How can we deal with decision making under ignorance of probabilities when all possible negative or positive outcomes of one alternative are equal to that of the other(s)? I put forth the following example: Let's say that I can choose either to deal with a current personal security matter, which might otherwise bring about death, or to deal with a health issue that, if left untreated, might have the same consequence; and let's suppose that I have no access to the probability of mortality from any problem, nor to the probability of mortality provided that I assess either of them. As I see it, normative accounts for these instances, such as the maximin, minimax, maximax, and Laplace criteria would hold the alternatives to be equally good, as they have the same expected utility. But I am sincerely dissatisfied with the idea of making choices at random, so I want to know what you think. I also see the possibility of the decision making process being tainted by an "anything goes" type of mentality, as coming from the notion that most often than not, we ultimately don't know what the consequences of our actions can be, which, under ignorance, becomes even a bigger concern.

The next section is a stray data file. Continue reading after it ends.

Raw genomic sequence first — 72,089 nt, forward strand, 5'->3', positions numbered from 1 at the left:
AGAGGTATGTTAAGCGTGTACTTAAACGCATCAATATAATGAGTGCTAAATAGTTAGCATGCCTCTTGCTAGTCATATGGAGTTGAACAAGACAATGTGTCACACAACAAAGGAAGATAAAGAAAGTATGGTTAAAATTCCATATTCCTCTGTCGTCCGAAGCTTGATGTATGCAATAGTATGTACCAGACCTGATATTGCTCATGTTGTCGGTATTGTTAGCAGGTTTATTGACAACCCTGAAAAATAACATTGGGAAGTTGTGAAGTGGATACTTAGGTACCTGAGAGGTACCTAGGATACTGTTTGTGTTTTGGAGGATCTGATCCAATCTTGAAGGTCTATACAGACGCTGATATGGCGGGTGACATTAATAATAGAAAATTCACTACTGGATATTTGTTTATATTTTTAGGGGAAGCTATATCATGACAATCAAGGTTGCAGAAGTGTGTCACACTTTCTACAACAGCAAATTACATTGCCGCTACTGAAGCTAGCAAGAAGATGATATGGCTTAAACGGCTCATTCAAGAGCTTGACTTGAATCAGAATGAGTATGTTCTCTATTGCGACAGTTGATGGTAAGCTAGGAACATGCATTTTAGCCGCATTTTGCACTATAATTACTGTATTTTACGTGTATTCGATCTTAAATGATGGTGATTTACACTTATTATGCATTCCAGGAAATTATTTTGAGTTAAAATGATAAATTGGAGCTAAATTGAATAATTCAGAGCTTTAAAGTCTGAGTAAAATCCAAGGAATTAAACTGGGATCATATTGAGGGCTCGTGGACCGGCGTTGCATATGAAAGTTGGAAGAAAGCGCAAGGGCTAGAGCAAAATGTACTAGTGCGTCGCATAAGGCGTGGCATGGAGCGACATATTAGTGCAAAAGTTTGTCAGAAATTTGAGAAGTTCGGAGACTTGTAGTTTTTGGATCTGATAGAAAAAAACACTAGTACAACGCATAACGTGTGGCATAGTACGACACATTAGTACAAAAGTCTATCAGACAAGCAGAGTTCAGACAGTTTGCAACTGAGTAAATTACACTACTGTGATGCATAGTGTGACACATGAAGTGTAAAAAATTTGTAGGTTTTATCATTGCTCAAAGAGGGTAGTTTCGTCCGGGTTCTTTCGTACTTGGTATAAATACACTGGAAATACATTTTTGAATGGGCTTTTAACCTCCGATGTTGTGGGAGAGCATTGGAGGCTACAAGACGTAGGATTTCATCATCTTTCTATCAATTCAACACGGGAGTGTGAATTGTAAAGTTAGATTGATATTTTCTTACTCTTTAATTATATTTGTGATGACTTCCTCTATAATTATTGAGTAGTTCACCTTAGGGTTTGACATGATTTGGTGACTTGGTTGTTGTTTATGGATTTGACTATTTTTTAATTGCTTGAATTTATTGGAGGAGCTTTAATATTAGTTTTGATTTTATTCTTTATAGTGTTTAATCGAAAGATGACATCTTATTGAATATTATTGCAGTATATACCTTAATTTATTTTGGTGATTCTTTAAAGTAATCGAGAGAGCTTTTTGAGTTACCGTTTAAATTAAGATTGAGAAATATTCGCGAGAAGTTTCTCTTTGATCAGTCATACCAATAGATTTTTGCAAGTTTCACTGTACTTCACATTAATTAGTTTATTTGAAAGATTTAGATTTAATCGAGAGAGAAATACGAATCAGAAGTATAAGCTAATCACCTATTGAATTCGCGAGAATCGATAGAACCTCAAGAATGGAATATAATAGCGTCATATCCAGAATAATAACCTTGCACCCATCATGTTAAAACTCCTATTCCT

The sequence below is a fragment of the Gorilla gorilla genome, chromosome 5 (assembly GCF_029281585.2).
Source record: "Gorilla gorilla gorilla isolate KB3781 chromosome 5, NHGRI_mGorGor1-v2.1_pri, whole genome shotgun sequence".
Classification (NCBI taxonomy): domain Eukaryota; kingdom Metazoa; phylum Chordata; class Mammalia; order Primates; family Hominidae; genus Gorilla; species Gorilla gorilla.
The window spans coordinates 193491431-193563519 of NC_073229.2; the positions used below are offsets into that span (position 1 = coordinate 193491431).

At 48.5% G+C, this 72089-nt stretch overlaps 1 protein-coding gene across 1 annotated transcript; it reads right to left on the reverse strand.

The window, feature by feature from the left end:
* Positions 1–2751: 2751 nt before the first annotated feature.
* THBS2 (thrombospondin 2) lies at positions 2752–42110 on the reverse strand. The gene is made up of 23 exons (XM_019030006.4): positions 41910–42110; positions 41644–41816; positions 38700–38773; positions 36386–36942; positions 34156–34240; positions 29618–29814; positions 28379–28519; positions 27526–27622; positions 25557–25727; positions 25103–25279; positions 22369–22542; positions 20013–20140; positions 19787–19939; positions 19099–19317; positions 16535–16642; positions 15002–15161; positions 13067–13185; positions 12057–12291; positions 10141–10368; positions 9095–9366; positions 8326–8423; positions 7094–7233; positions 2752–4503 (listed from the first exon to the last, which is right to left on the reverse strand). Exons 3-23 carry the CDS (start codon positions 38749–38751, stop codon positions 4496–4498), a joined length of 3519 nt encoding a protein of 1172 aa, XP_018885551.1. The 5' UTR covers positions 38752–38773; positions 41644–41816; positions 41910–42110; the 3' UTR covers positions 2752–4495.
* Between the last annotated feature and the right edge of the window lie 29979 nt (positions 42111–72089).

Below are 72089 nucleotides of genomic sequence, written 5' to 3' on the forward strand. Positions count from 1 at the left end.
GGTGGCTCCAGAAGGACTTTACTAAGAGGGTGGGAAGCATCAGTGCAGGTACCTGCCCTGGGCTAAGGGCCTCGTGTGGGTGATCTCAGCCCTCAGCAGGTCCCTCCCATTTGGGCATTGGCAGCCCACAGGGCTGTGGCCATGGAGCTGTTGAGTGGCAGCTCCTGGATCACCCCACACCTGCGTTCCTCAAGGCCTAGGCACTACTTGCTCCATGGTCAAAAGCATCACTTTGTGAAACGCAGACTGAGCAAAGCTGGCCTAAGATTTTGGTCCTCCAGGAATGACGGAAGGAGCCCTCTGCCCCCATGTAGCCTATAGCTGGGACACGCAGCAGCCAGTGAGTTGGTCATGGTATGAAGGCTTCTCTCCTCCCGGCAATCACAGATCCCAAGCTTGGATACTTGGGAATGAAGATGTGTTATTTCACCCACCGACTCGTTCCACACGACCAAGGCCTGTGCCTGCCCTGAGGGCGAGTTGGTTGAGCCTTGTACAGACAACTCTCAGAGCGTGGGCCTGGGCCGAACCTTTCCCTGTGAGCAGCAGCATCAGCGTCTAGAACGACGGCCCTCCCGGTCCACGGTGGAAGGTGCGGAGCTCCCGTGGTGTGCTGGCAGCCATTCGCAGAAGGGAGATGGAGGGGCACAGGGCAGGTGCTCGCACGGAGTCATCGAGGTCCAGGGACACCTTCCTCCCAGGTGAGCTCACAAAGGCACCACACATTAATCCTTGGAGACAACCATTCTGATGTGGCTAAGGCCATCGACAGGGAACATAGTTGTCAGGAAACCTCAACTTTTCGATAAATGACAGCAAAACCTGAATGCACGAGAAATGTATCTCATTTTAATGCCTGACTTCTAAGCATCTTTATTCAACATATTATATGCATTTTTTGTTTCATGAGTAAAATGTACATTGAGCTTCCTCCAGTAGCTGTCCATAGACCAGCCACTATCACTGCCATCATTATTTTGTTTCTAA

I would also like to know this: How would Decision Theory (or even consequentialism) deal with the notion that we often can't ultimately know what the outcomes of any given choice can be, and that thismay make the decision making process be tainted with an "anything goes" mentality?